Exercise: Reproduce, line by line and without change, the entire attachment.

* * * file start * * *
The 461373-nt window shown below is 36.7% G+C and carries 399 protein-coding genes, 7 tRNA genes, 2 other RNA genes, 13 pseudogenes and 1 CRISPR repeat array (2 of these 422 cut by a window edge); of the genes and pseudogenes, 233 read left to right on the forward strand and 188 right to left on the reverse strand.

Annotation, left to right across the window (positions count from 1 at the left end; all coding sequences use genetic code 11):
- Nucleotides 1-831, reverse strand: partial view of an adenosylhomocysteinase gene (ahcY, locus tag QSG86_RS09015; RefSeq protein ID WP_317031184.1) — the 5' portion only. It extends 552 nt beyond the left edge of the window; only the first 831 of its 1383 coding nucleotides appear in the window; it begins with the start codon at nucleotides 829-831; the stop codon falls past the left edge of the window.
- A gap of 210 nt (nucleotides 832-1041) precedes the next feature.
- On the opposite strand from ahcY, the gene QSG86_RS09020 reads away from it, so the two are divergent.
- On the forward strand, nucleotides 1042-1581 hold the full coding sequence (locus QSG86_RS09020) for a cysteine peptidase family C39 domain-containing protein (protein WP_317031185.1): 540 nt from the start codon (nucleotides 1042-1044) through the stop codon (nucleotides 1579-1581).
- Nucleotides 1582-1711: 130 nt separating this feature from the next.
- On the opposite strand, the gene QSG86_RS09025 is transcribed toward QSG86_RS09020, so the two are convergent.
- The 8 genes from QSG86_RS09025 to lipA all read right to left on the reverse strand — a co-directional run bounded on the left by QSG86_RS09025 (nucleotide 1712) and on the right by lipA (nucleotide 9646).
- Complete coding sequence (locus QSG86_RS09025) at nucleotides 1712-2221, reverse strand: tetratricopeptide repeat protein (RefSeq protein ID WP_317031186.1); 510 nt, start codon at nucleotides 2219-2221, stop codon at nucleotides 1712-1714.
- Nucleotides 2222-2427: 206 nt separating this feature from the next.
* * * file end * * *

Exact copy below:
The 461373-nt window shown below is 36.7% G+C and carries 399 protein-coding genes, 7 tRNA genes, 2 other RNA genes, 13 pseudogenes and 1 CRISPR repeat array (2 of these 422 cut by a window edge); of the genes and pseudogenes, 233 read left to right on the forward strand and 188 right to left on the reverse strand.

Annotation, left to right across the window (positions count from 1 at the left end; all coding sequences use genetic code 11):
- Nucleotides 1-831, reverse strand: partial view of an adenosylhomocysteinase gene (ahcY, locus tag QSG86_RS09015; RefSeq protein ID WP_317031184.1) — the 5' portion only. It extends 552 nt beyond the left edge of the window; only the first 831 of its 1383 coding nucleotides appear in the window; it begins with the start codon at nucleotides 829-831; the stop codon falls past the left edge of the window.
- A gap of 210 nt (nucleotides 832-1041) precedes the next feature.
- On the opposite strand from ahcY, the gene QSG86_RS09020 reads away from it, so the two are divergent.
- On the forward strand, nucleotides 1042-1581 hold the full coding sequence (locus QSG86_RS09020) for a cysteine peptidase family C39 domain-containing protein (protein WP_317031185.1): 540 nt from the start codon (nucleotides 1042-1044) through the stop codon (nucleotides 1579-1581).
- Nucleotides 1582-1711: 130 nt separating this feature from the next.
- On the opposite strand, the gene QSG86_RS09025 is transcribed toward QSG86_RS09020, so the two are convergent.
- The 8 genes from QSG86_RS09025 to lipA all read right to left on the reverse strand — a co-directional run bounded on the left by QSG86_RS09025 (nucleotide 1712) and on the right by lipA (nucleotide 9646).
- Complete coding sequence (locus QSG86_RS09025) at nucleotides 1712-2221, reverse strand: tetratricopeptide repeat protein (RefSeq protein ID WP_317031186.1); 510 nt, start codon at nucleotides 2219-2221, stop codon at nucleotides 1712-1714.
- Nucleotides 2222-2427: 206 nt separating this feature from the next.